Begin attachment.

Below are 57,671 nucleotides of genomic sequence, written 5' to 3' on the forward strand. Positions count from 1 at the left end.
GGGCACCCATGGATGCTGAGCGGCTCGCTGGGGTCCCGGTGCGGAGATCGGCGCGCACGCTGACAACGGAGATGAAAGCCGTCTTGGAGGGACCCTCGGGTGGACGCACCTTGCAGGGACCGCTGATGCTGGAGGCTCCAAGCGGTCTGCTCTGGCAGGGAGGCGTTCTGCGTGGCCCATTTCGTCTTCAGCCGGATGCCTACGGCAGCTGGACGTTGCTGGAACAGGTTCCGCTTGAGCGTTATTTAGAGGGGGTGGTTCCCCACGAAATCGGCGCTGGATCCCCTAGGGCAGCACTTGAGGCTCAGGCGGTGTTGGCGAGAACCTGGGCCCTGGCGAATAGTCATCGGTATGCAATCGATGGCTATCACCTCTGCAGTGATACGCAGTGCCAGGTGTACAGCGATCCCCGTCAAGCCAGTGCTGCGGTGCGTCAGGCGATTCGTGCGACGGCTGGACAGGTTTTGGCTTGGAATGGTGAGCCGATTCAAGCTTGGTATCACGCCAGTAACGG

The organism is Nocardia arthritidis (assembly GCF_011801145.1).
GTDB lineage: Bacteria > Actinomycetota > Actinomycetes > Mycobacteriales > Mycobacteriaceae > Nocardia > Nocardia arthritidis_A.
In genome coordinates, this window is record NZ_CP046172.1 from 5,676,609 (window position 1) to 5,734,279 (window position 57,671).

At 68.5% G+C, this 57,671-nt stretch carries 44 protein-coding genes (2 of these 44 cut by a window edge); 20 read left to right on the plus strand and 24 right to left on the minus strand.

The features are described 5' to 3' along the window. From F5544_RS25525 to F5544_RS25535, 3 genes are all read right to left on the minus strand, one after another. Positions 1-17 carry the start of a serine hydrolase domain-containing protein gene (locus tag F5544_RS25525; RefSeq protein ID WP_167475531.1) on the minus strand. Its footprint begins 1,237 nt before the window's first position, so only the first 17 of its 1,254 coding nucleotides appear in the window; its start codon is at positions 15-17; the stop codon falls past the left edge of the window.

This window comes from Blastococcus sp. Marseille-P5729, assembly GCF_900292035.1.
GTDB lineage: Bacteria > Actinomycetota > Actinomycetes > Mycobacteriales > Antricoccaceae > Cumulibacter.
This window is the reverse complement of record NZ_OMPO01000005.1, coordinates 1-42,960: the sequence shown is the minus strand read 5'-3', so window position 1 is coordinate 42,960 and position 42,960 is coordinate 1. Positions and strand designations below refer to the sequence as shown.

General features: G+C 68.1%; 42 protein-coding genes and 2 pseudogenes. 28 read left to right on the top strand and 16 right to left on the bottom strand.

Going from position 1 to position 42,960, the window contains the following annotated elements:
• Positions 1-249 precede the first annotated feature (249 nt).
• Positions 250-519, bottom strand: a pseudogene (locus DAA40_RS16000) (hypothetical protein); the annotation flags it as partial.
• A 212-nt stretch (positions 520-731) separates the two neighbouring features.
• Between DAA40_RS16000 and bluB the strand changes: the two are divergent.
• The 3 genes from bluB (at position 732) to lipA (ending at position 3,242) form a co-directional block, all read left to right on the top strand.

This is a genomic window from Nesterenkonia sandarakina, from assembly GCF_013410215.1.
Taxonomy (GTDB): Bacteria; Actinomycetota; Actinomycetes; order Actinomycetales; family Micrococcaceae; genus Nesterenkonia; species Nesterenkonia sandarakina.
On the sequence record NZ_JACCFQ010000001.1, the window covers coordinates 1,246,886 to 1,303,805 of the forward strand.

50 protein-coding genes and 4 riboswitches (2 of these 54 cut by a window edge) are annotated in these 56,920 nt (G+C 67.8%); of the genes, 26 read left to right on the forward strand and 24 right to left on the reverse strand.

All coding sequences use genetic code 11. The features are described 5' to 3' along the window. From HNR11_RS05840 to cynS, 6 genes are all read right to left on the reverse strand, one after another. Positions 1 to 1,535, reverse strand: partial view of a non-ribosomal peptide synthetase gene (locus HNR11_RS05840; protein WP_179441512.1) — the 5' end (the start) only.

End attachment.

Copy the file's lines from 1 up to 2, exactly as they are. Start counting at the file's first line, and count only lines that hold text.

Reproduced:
Below are 57,671 nucleotides of genomic sequence, written 5' to 3' on the forward strand. Positions count from 1 at the left end.
GGGCACCCATGGATGCTGAGCGGCTCGCTGGGGTCCCGGTGCGGAGATCGGCGCGCACGCTGACAACGGAGATGAAAGCCGTCTTGGAGGGACCCTCGGGTGGACGCACCTTGCAGGGACCGCTGATGCTGGAGGCTCCAAGCGGTCTGCTCTGGCAGGGAGGCGTTCTGCGTGGCCCATTTCGTCTTCAGCCGGATGCCTACGGCAGCTGGACGTTGCTGGAACAGGTTCCGCTTGAGCGTTATTTAGAGGGGGTGGTTCCCCACGAAATCGGCGCTGGATCCCCTAGGGCAGCACTTGAGGCTCAGGCGGTGTTGGCGAGAACCTGGGCCCTGGCGAATAGTCATCGGTATGCAATCGATGGCTATCACCTCTGCAGTGATACGCAGTGCCAGGTGTACAGCGATCCCCGTCAAGCCAGTGCTGCGGTGCGTCAGGCGATTCGTGCGACGGCTGGACAGGTTTTGGCTTGGAATGGTGAGCCGATTCAAGCTTGGTATCACGCCAGTAACGG